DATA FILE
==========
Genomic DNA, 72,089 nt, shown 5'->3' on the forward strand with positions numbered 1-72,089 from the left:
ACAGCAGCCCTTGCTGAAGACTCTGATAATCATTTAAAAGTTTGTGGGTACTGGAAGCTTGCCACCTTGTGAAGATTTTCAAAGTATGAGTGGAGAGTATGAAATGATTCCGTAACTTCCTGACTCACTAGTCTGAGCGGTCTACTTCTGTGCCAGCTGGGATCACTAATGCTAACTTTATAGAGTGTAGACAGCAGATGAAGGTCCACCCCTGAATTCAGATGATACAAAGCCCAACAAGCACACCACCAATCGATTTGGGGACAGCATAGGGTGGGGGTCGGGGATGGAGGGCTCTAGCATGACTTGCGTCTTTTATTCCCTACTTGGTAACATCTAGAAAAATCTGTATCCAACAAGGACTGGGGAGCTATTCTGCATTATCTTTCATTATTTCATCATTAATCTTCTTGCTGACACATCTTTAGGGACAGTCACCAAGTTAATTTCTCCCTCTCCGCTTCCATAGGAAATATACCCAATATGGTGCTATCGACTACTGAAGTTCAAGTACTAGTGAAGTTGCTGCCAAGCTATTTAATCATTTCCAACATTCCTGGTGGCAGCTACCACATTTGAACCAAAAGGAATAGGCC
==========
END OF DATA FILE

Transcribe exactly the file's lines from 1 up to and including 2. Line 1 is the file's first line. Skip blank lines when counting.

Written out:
Genomic DNA, 72,089 nt, shown 5'->3' on the forward strand with positions numbered 1-72,089 from the left:
ACAGCAGCCCTTGCTGAAGACTCTGATAATCATTTAAAAGTTTGTGGGTACTGGAAGCTTGCCACCTTGTGAAGATTTTCAAAGTATGAGTGGAGAGTATGAAATGATTCCGTAACTTCCTGACTCACTAGTCTGAGCGGTCTACTTCTGTGCCAGCTGGGATCACTAATGCTAACTTTATAGAGTGTAGACAGCAGATGAAGGTCCACCCCTGAATTCAGATGATACAAAGCCCAACAAGCACACCACCAATCGATTTGGGGACAGCATAGGGTGGGGGTCGGGGATGGAGGGCTCTAGCATGACTTGCGTCTTTTATTCCCTACTTGGTAACATCTAGAAAAATCTGTATCCAACAAGGACTGGGGAGCTATTCTGCATTATCTTTCATTATTTCATCATTAATCTTCTTGCTGACACATCTTTAGGGACAGTCACCAAGTTAATTTCTCCCTCTCCGCTTCCATAGGAAATATACCCAATATGGTGCTATCGACTACTGAAGTTCAAGTACTAGTGAAGTTGCTGCCAAGCTATTTAATCATTTCCAACATTCCTGGTGGCAGCTACCACATTTGAACCAAAAGGAATAGGCC